Exhibition view: Kuo Hsueh-Hu & Lin A-Chin, The Gaze from the North: Kuo Hsueh-Hu and His Southern World, Liang Gallery, Taipei (5 September–25 October 2020). Courtesy Liang Gallery.
With the best support from Kuo Hsueh-Hu Foundation, The Gaze from the North: Kuo Hsueh-Hu and His Southern World will open on 5 September at Liang Gallery in Neihu, Taipei. The exhibition curated by Wu Chao-Jen, the Assistant Professor of Department of Fine Arts at Tunghai University, features the masterpieces by Kuo Hsueh-Hu (1908–2012) of his years in Taiwan and overseas, including Stream through Pine Ravine and Scenery Near Yuan Shan (preliminary drawing) in 1927, with which he was selected by the first Taiwan Art Exhibition, and Chinese Garden in 1932, along with a great number of the rarely-seen flower paintings and travel paintings. The exhibition also includes 7 artworks by Madame Lin A-Chin, the wife of Kuo Hsueh-Hu, presented as a testimony to the viewers of how the seven decades of a marriage of mutual understanding had supported the husband and wife through the challenges in life as well as in arts.
As a result of the First Sino-Japanese War in 1894, Taiwan and Penghu Islands were ceded to Japan by the Qing Dynasty, followed by the fifty years of Japanese occupation. It was when under the Japanese rule that Kuo Hsueh-Hu was introduced to the world of arts and started the most prolific stage of his artistic career. As the Pacific War came to an end in 1945, Taiwan was handed over to the Nationalist government of China. However, a revolt broke out against the Chinese government in 1947, known as the February 28 Incident, taking numerous lives including the Taiwanese painter Chen Cheng-po who had received education in Japan but killed by gunshot in Chiayi. The follow-up island-wide massacre and the imposition of Martial Law starting in 1949 soon caused the Taiwanese artists who had grown up in the Japanese occupation and had received the Japanese art education to panic. During the 1950s, the 'Provincial Art Exhibition' began to question the categorisation of 'Dongyang painting' (東洋畫, often used to refer to the painting featuring a Japanese style) by Taiwanese painters, consequently leading to the argument over the 'legitimate national painting.' The controversy was heated up when the Provincial Art Exhibition jury committee experienced a structure shift as the Taiwanese painters in the committee were gradually replaced by the mainlanders. Therefore, the determined Kuo Hsueh-Hu left Taiwan for Japan in the October of 1964, where he had lived away from home for 23 years until his return in 1987 on the eve of the announced lifting of Martial Law.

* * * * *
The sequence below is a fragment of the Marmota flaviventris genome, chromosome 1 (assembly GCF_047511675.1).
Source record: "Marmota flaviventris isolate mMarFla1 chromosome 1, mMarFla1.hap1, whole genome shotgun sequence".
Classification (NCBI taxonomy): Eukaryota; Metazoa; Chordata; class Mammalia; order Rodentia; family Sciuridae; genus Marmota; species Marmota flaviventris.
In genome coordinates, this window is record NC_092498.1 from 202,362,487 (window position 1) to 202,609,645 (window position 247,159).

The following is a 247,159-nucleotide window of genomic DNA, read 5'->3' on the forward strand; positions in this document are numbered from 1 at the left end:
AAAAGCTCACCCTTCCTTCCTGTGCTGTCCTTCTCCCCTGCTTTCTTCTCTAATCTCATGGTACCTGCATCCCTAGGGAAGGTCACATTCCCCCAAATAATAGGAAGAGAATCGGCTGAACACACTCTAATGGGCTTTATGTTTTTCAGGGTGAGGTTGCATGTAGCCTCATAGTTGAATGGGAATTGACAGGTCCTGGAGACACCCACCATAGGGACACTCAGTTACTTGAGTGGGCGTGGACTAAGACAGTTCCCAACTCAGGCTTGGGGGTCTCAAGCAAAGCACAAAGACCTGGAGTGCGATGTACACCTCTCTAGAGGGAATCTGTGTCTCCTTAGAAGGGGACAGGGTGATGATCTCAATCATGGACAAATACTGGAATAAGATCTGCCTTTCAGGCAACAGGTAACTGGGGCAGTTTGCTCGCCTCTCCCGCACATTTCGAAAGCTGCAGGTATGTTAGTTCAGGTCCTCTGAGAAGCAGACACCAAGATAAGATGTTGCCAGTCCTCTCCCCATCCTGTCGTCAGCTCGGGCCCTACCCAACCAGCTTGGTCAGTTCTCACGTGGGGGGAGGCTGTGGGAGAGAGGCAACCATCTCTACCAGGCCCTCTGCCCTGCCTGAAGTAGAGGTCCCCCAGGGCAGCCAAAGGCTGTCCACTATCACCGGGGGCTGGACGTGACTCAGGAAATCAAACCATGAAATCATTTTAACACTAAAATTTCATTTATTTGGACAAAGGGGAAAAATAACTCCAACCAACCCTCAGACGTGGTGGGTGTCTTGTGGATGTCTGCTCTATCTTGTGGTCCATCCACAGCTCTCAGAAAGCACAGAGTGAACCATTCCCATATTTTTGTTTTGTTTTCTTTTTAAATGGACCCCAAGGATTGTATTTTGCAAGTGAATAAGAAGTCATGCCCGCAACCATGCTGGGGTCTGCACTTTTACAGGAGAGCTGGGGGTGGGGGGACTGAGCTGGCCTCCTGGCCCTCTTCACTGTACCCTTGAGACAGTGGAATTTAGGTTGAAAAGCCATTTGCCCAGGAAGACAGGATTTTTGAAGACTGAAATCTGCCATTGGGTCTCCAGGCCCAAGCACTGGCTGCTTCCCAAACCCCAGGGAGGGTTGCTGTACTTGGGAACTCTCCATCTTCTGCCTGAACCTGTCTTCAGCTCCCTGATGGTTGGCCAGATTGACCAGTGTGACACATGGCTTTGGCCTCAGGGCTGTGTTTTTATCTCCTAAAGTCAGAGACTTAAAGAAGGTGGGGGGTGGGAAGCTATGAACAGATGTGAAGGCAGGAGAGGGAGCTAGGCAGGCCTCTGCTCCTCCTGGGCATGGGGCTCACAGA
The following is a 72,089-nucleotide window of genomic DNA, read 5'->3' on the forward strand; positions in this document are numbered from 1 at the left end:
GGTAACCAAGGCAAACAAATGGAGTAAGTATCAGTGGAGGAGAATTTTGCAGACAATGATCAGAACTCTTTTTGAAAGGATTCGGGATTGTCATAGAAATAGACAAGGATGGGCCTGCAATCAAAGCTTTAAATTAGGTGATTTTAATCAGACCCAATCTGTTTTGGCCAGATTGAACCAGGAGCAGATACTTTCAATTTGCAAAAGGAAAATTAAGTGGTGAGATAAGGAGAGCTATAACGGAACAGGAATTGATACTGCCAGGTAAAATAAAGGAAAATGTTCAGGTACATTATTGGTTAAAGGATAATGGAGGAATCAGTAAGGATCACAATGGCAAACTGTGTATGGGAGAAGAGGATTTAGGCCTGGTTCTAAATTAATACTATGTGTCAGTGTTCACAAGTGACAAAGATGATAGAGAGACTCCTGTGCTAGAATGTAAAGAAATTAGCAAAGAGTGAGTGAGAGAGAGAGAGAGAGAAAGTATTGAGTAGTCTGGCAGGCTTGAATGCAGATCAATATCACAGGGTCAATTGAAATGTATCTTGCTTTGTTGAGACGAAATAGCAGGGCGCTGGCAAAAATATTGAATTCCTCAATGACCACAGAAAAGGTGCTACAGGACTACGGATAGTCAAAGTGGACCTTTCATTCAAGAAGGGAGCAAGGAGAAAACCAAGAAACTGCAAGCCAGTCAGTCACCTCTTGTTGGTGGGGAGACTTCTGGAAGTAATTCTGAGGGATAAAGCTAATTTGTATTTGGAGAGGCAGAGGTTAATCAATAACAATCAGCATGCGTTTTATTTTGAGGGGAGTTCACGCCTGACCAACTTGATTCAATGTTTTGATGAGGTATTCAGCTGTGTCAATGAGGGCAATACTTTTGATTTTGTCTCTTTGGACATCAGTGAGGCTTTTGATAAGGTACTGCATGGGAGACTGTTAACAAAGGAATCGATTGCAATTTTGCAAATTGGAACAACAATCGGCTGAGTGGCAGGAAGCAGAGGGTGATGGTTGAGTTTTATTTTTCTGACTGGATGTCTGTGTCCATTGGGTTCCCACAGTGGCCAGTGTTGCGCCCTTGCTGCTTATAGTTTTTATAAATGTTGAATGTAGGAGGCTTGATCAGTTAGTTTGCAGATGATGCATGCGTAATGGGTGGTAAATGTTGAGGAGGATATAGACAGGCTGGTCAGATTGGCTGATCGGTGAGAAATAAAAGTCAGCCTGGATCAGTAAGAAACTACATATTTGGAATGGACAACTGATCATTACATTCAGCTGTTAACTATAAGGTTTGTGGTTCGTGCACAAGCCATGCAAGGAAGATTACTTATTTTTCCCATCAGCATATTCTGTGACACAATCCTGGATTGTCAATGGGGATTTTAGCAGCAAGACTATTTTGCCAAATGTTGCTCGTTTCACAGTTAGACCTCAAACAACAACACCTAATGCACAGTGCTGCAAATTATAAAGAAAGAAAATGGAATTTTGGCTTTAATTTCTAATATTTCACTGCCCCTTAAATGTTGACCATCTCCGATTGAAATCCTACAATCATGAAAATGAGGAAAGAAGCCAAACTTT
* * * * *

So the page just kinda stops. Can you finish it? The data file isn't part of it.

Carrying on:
How can we define the relation among Dongyang painting, gouache painting, Japanese painting, and the 'legitimate' national painting? Why did the Institution of the Provincial Art Exhibition committee drive Kuo Hsueh-Hu away from his hometown? How did 'the gaze from the north,' or should we understand it as the art education and imperialism imposed during the Japanese occupation, shape the exquisiteness of Kuo's arts as it also confined his visual aesthetics? Through its exhibits and curatorial narrative, The Gaze from the North: Kuo Hsueh-Hu and His Southern World hopes to offer a different academic perspective for the art history of Taiwan.
Press release courtesy Liang Gallery.